**Heap sort** is a comparison-based sorting algorithm that utilizes the heap data structure to arrange elements in a particular order. It is an in-place algorithm, meaning it doesn’t require additional data structures to perform the sorting operation.

Here is the detailed explanation of Heap Sort:

- It uses the concepts of max-heap and min-heap, where in max-heap, the largest element is the root node, and in min-heap, the smallest element is the root node.
- Heap sort is a comparison-based sorting algorithm that sorts an array by creating a binary heap data structure. It has an average and worst-case time complexity of O(n log n)

## Advantages of Heap Sort:

**Efficient:**Heap sort has a time complexity of O(nlogn), making it one of the most efficient sorting algorithms.**In-Place Sorting:**Heap sort is an in-place sorting algorithm, which means it sorts the elements within the input array without using any extra memory. This makes it more memory-efficient than other sorting algorithms like quicksort and merge sort.**Stable Sorting:**Heap sort is a stable sorting algorithm, which means that the relative order of elements with equal values is preserved. This is important in many applications where the elements are records with multiple fields and the sorting is based on multiple criteria.**Easy to Implement:**Heap sort is easy to implement and understand, making it a good choice for students and beginners who are learning data structures and algorithms.

## Disadvantages of Heap Sort:

**Not the Fastest:**Although heap sort is efficient, it is not the fastest sorting algorithm. Quicksort and merge sort are generally faster than heap sort in practice.**Not Adaptive:**Heap sort is not adaptive, which means it does not perform well on partially sorted arrays or arrays with many repeated values. In these cases, quicksort is a better choice.**Space Complexity:**Although heap sort is an in-place sorting algorithm, its space complexity is**O(1)**, which is the same as other sorting algorithms like quicksort and merge sort. However, it is important to note that the space complexity of an algorithm refers to the amount of extra memory used by the algorithm and not the amount of memory used by the input data.

## What is Heapify?

â†’**Heapify** is the process of converting a binary tree into a valid heap data structure. This is usually achieved by starting from the last internal node and working towards the root node, swapping the node with its largest child node until the heap property is satisfied. The process is repeated for the affected subtrees until the entire tree is a valid heap. The time complexity of heapify is **O(log n)**, where n is the number of nodes in the tree.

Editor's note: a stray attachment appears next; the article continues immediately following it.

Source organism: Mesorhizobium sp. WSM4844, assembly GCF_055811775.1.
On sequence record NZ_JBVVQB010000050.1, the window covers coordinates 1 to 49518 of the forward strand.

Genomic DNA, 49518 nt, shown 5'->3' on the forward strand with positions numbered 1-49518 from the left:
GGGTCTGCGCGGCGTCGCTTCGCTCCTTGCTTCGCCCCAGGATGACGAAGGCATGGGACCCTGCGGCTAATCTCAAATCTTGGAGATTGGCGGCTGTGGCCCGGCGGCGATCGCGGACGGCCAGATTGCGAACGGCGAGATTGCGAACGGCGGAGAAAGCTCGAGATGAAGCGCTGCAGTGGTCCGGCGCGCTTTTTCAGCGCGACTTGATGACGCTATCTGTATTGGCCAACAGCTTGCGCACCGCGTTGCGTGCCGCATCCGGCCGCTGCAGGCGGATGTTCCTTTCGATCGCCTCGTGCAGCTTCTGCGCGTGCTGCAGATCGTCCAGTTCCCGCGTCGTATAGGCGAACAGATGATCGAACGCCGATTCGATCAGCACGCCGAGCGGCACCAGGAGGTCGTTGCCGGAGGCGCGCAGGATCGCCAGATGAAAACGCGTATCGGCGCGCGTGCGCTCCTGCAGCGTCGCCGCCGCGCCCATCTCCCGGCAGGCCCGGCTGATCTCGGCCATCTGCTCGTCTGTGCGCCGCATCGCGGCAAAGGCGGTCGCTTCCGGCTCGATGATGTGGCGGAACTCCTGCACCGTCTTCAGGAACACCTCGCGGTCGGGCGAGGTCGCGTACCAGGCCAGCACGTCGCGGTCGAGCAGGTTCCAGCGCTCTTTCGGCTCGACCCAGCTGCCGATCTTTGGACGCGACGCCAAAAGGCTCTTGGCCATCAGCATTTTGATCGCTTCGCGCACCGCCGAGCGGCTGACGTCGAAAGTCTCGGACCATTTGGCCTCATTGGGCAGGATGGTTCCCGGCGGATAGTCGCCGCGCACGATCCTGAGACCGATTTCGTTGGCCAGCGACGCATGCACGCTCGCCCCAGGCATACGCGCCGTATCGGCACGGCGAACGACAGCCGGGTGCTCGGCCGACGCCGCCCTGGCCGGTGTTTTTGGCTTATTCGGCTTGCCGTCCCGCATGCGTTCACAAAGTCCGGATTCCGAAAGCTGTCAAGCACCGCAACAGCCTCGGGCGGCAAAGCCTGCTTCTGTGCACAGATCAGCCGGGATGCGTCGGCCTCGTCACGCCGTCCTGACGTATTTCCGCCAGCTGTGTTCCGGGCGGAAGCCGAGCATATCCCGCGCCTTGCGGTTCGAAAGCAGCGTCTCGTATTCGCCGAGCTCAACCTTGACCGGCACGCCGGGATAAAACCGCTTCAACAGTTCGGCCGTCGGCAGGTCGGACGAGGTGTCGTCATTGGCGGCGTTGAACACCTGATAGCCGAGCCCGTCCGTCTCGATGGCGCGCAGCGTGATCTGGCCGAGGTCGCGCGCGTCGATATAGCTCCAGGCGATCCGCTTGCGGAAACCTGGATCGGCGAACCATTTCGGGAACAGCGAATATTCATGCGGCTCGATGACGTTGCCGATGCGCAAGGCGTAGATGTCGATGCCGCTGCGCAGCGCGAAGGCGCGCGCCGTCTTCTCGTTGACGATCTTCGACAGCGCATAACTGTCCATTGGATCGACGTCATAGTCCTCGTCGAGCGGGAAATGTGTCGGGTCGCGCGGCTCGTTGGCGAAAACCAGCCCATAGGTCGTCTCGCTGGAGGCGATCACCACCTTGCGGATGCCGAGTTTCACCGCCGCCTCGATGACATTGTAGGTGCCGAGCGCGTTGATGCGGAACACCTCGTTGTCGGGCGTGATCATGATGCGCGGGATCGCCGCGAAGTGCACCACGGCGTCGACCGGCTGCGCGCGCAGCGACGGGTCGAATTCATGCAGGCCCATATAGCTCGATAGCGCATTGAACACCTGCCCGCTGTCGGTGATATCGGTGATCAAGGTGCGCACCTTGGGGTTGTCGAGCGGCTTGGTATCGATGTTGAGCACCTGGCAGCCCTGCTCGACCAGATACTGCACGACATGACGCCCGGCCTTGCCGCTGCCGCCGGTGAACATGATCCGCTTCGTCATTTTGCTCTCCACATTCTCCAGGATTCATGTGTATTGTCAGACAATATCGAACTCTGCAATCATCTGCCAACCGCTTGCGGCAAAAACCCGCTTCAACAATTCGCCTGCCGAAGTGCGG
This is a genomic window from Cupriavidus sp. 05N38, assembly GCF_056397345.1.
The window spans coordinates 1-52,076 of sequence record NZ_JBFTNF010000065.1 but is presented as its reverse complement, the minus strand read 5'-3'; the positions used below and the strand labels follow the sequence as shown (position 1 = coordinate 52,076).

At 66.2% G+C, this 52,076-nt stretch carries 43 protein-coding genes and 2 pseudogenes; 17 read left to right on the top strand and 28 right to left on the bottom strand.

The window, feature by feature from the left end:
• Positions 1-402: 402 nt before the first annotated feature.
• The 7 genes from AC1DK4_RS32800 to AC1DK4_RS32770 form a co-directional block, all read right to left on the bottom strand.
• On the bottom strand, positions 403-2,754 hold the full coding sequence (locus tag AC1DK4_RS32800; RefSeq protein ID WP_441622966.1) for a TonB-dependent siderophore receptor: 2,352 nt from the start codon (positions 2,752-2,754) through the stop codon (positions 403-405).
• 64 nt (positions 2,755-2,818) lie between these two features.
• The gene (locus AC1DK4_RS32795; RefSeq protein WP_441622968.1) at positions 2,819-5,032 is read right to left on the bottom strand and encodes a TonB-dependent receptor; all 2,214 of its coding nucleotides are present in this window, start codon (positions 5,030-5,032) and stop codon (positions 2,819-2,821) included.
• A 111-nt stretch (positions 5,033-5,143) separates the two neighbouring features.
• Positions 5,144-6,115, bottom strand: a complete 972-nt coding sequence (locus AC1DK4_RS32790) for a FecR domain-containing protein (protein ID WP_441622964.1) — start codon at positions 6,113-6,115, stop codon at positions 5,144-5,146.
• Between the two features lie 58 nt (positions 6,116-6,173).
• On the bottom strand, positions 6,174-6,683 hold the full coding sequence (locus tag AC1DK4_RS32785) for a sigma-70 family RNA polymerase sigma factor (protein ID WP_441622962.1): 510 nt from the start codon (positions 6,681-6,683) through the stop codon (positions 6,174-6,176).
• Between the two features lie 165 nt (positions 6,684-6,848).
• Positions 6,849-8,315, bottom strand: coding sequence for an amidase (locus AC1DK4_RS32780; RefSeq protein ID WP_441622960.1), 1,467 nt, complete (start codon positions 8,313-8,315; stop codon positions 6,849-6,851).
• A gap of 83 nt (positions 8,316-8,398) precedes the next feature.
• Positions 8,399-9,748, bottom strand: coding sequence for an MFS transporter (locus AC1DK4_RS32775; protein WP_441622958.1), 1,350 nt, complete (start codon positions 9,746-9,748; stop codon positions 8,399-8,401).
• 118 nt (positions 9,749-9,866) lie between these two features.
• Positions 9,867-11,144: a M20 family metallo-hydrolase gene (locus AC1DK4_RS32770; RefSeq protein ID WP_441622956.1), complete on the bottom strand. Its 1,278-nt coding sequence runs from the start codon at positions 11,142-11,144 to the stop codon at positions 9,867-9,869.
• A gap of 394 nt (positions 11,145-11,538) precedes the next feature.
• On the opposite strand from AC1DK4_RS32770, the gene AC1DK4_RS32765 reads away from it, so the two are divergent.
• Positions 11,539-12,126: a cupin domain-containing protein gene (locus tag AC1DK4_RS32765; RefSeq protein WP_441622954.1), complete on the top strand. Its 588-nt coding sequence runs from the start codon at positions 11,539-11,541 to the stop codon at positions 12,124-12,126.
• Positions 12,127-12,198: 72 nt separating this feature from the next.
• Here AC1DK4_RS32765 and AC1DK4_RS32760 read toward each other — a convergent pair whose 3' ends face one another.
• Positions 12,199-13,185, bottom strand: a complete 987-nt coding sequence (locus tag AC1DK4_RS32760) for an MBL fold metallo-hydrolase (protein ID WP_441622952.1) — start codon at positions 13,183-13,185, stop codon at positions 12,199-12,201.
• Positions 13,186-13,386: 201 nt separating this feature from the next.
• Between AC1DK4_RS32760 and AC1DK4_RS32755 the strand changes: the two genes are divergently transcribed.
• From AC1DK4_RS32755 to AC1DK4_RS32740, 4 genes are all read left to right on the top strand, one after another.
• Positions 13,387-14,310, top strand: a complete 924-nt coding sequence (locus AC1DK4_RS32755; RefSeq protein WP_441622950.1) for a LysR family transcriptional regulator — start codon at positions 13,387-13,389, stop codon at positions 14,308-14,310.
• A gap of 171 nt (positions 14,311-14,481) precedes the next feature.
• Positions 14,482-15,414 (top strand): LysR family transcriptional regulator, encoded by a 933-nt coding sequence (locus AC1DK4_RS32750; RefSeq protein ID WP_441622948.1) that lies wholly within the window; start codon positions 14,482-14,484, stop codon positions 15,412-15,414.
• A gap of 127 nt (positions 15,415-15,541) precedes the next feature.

## Heap Sort Algorithm:

- First convert the array into heap data structure using heapify, then one by one delete the root node of the Max-heap and replace it with the last node in the heap and then heapify the root of the heap. Repeat this process until size of heap is greater than 1
- Build a heap from the given input array.
- Repeat the following steps until the heap contains only one element:
- Swap the root element of the heap (which is the largest element) with the last element of the heap.
- Remove the last element of the heap (which is now in the correct position).
- Heapify the remaining elements of the heap.
- The sorted array is obtained by reversing the order of the elements in the input array.

## Working of Heap sort Algorithm:

Let’s take an unsorted array:

**Step 1:**

First, we have to construct a heap from the given array and convert it into max heap.

**Step 2:**

Next, we have to delete the root element **(89)** from the max heap. To delete this node, we have to swap it with the last node, i.e. **(11).** After deleting the root element, we again have to heapify it to convert it into max heap.

**Step 3:**

In the next step, again, we have to delete the root element **(81)** from the max heap. To delete this node, we have to swap it with the last node, i.e. **(54).** After deleting the root element, we again have to heapify it to convert it into max heap

**Step 4:**

In the next step, we have to delete the root element **(76)** from the max heap again. To delete this node, we have to swap it with the last node, i.e. **(9).** After deleting the root element, we again have to heapify it to convert it into max heap.

**Step 5:**

In the next step, again we have to delete the root element **(54)** from the max heap. To delete this node, we have to swap it with the last node, i.e. **(14).** After deleting the root element, we again have to heapify it to convert it into max heap.

**Step 6:**

In the next step, again we have to delete the root element **(22)** from the max heap. To delete this node, we have to swap it with the last node, i.e. **(11).** After deleting the root element, we again have to heapify it to convert it into max heap.

**Step 7:**

In the next step, again we have to delete the root element **(14)** from the max heap. To delete this node, we have to swap it with the last node, i.e. **(9).** After deleting the root element, we again have to heapify it to convert it into max heap.

**Step 8:**

In the next step, again we have to delete the root element **(11)** from the max heap. To delete this node, we have to swap it with the last node, i.e. **(9).** After deleting the root element, we again have to heapify it to convert it into max heap.

**Step 9:**

Now, heap has only one element left. After deleting it, heap will be empty.

After completion of sorting, the array elements are :

## Heap sort complexity

**1. Time Complexity**

**2. Space Complexity**